is for Kids
Dubeau is not far from the boy who loved the sky
and the stars. His curious nature makes him a great scout leader.
He's even created a new "Space Exploration" badge and is
happy to show and tell his troops all about the station. He's
not surprised by their questions, "Will it work?" And he likes
their confident belief that, "Yes, we're going to Mars." He considers
his own children uniquely lucky. Once he had two astronauts for
dinner and the "next day my son goes to school and says, 'Last
night, I was having dinner with two astronauts' and for him, it's
just normal, until the other kid says, 'What? You had dinner with
astronauts?'" Canada has only seven astronauts, so it's a historical
moment when one travels to space (like Julie Payette's visit to
the station on STS-96).
Payette is in demand by everyone and Dubeau thinks she can positively
motivate kids to pursue their dreams (like she did). As a boy,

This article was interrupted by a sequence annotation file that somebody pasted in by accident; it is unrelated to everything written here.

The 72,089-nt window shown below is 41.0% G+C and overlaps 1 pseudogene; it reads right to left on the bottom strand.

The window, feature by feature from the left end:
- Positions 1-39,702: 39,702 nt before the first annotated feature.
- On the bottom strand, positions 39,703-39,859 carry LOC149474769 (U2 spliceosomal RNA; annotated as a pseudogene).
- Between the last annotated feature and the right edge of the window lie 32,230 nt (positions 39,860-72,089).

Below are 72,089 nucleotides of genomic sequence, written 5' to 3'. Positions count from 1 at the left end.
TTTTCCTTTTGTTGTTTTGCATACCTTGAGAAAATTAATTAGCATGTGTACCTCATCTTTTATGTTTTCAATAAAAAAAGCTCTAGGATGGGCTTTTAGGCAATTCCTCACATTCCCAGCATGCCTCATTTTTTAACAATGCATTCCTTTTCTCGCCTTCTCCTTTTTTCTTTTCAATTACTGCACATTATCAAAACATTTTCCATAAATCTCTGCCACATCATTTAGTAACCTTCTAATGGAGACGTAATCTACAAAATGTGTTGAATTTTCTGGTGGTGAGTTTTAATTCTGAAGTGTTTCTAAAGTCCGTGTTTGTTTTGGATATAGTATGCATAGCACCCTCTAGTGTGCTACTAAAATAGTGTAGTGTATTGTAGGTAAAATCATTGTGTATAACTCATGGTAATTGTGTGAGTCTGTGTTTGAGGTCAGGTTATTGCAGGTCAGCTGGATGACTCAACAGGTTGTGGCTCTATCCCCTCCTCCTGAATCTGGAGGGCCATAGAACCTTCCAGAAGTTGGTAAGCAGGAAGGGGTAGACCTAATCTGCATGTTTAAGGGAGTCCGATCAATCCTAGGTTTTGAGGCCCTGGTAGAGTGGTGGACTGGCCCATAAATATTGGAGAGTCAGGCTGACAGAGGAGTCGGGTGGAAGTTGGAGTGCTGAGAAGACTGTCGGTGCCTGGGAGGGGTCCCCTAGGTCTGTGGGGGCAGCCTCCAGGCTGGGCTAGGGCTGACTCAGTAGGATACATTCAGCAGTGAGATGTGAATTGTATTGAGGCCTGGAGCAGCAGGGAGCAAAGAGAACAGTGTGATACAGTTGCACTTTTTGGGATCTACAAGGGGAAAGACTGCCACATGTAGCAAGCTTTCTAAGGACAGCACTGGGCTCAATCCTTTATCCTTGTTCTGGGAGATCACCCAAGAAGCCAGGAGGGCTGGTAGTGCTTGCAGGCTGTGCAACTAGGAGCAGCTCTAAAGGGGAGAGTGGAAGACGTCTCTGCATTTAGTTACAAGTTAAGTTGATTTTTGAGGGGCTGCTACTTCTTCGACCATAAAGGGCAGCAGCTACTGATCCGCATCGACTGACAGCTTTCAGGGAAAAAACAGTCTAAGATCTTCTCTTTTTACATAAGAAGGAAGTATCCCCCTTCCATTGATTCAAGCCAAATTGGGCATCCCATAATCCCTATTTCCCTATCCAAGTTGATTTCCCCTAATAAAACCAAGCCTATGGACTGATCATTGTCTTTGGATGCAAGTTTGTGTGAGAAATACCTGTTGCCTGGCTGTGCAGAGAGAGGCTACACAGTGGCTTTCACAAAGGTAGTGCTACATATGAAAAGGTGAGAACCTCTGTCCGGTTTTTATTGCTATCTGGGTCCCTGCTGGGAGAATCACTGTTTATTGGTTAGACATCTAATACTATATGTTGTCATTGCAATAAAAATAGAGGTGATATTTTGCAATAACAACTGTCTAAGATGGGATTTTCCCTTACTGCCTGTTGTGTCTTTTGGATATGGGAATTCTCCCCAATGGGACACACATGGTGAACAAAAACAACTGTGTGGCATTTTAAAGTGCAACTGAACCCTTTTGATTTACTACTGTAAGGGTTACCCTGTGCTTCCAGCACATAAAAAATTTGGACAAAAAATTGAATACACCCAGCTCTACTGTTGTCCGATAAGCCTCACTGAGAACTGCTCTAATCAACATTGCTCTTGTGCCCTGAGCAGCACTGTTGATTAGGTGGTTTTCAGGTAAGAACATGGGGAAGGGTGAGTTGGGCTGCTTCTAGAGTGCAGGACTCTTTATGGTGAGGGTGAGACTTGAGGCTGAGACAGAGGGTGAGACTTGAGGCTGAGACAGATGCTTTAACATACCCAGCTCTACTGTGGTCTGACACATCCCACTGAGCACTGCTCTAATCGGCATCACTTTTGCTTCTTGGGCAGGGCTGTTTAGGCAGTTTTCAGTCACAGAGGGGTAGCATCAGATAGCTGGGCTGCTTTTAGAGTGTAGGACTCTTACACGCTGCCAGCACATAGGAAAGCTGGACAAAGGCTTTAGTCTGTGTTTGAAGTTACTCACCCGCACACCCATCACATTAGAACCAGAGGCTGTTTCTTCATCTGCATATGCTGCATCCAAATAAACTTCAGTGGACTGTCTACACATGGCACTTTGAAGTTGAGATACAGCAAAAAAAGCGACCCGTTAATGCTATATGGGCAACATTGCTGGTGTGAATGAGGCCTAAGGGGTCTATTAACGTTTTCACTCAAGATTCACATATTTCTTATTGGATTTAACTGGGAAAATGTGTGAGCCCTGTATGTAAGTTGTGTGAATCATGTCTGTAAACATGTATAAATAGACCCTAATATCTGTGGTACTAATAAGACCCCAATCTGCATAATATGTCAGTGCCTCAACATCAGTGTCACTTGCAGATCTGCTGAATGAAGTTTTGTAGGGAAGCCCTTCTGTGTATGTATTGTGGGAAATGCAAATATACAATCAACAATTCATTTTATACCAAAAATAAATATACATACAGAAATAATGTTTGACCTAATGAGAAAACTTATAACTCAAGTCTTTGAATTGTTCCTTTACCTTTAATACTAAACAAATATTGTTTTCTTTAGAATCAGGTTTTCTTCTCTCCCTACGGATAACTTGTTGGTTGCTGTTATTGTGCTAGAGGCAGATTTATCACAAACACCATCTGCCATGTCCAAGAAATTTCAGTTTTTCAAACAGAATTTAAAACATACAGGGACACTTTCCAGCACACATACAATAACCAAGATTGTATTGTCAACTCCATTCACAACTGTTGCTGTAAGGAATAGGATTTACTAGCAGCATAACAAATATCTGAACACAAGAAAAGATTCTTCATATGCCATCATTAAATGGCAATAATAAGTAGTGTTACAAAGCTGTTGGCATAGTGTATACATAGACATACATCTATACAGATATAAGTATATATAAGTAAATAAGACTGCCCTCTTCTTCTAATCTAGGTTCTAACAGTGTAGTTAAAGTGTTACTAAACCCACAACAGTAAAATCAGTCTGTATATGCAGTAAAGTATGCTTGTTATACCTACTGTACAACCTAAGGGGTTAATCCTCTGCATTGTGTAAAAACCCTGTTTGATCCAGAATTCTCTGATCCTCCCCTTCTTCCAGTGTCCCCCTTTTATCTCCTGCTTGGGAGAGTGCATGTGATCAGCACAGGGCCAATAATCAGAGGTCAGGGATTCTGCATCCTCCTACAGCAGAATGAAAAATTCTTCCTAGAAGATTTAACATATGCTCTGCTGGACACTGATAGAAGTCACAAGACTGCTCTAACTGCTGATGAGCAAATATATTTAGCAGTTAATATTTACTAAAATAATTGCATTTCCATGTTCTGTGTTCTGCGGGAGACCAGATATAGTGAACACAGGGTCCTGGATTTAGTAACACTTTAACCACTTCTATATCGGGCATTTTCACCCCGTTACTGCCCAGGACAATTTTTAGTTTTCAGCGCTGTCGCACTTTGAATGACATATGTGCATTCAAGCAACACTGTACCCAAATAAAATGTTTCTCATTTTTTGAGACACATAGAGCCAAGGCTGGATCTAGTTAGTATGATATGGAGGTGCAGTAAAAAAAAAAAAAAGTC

John Glenn and Neal Armstrong were personal inspirations for Dubeau.
a Mission (not a Job)
"I need to enjoy what I'm doing," said Dubeau,
"I work hours and hours and I don't count the time. If it's fun,
there's no problem." He feels immensely privileged to meet and
work with the people that he does. "I believe all the astronauts
and cosmonauts--everybody building space station--are part of
the dream." If
he ever gets to space station, "I'd take a window, look at the
dark sky, the stars and our planet from a different angle. I'd
like to see the planet as a global satellite going around the
Wish Upon a Space Station
By the end of 2001, the station will be at times
the third brightest star in the sky. Dubeau loves to watch it
fly overhead. Last August, the night before his daughter's wedding,
he invited the couple-to-be to just "look at the sky." As the
station grew brighter "It was a beautiful huge star coming over
Ottawa. My daughter asked me, 'What is it?' And I said, 'Well,
that's probably a special sign, wishing you good luck in your
marriage in the future.'
It's a good sign for all of our futures.